On september 8th 2009 I wrote from Beijing “…It may be that there really is no word for blllrlrlrlllw” in Chinese? If that is really so, then one would have to take everything people say seriously in Chinese – and I am sure the Chinese, like anyone else, have heard enough bullshit to be careful with that..”
On the 26th I announced my idea for a change of mind, and set out to represent: “the thoughts that hadn’t been thought yet, and all the experiences beyond expression”
This confusion about what a bear can be, peaked yesterday, when Ulla Hvejsel, the head I used to be in, in hope of a whole new way of thinking, and an eloquent presentation of what was beyond expression, let herself represent by me – her inner bear; this bear that had somehow made a promise to be a living, conceivable example of all kinds of complicated otherwise inexplicable truths.
For some reason however, these truths turned out to be less wellspoken than she had dreamt of. But as we all know, the truth is on the inside, and since the bear is from the inside, even it’s blrvvvrrr or groaarrr cannot be ignored. Maybe the yet unthought thoughts are really to be found between the lines of such halfspoken sentences. Maybe there is tranformative power in clumsy phrasings.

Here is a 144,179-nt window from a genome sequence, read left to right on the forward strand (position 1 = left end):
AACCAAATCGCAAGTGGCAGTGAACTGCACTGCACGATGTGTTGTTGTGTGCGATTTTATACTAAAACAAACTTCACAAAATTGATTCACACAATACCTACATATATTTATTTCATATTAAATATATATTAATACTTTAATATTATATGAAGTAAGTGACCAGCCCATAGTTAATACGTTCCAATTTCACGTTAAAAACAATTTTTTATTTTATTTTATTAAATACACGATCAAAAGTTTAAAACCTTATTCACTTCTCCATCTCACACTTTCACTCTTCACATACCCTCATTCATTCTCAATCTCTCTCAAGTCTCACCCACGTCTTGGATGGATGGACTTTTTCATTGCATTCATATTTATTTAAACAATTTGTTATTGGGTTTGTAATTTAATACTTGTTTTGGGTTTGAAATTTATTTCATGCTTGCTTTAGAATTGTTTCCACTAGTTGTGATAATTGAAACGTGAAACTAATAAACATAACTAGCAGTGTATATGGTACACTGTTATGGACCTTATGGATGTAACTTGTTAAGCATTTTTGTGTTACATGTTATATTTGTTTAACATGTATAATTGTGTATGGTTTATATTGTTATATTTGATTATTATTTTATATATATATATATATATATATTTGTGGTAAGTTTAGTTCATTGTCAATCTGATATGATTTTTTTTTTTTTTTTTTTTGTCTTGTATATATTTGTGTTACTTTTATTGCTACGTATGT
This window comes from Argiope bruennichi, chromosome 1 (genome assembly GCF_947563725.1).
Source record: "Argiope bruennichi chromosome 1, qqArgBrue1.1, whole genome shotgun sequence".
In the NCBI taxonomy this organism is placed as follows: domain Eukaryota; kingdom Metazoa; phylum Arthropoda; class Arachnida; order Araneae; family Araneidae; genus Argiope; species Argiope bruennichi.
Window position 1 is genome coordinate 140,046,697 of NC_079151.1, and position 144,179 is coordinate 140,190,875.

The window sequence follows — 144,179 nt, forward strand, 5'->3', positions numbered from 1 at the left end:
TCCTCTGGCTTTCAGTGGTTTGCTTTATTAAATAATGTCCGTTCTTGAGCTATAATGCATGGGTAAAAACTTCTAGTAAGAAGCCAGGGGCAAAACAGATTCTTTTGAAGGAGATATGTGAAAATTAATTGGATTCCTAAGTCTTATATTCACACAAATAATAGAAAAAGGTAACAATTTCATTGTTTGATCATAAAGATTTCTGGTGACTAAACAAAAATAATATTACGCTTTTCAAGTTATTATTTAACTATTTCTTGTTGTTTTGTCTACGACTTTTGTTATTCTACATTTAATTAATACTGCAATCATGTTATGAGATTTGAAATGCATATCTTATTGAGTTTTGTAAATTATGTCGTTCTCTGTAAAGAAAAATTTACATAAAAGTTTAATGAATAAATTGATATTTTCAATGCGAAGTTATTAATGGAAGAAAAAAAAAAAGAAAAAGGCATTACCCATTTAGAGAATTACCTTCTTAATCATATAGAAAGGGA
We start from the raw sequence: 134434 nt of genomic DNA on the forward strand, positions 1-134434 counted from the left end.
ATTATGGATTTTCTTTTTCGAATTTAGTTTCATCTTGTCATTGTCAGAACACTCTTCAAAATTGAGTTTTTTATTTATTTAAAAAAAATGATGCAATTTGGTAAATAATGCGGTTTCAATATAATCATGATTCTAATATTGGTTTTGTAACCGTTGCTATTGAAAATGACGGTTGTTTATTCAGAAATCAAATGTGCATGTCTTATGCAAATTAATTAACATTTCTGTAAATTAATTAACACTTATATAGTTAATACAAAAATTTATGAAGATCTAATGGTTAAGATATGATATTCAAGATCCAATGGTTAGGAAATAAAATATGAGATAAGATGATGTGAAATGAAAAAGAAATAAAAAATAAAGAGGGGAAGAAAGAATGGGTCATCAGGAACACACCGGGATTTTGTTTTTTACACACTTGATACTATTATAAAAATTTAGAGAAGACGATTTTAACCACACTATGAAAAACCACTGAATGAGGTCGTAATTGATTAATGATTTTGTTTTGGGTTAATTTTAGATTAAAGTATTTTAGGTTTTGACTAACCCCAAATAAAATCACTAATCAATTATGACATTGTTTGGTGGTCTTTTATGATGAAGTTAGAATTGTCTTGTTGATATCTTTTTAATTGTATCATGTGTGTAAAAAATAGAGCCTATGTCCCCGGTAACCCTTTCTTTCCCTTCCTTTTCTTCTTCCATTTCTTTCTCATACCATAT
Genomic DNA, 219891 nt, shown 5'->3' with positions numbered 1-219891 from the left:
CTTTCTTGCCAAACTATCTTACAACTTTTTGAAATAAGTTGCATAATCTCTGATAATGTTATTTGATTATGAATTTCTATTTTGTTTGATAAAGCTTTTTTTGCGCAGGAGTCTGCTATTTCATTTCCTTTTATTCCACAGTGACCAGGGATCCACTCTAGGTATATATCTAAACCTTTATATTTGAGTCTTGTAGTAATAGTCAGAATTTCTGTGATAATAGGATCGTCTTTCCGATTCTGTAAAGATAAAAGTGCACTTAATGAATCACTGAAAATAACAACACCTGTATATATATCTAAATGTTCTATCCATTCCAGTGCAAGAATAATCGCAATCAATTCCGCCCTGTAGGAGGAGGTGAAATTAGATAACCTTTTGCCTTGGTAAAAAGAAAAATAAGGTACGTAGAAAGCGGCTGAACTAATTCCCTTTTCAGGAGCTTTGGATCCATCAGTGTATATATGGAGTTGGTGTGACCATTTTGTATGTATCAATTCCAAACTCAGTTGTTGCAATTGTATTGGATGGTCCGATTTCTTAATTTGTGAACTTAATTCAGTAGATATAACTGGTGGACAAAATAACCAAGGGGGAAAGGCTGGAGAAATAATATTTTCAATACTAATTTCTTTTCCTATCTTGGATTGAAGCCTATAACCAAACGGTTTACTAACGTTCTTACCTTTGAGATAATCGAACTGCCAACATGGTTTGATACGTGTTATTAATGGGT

The best danish translation for blllrlrlrlllw yet, was by the situationist Jørgen Nash. In 1963 he used this translation to answer a question from a reporter, regarding his involvement in the decapitation of the national symbol: the little mermaid. It goes like this:
“chi chi chi chyk bdyk chi chi chi svivi svi svi svivi svi chi chi ci svivi botji votji votji hø he votji tju tje vutji, tju thje vutji, vutji våtji tje høh, ss she svi svi svivi, svivi svi svi schouk, adtjiu adtji, svi vutje che svivi , svut ci – åhh chi!”
Another attempt at translating the whole profound meaning of the word blllrlrlrlllw was recently spoken by Jony Ive, Senior Vice president of Apple computers:
You know it’s true.. when something exceeds your ability to understand. It sort of becomes magical!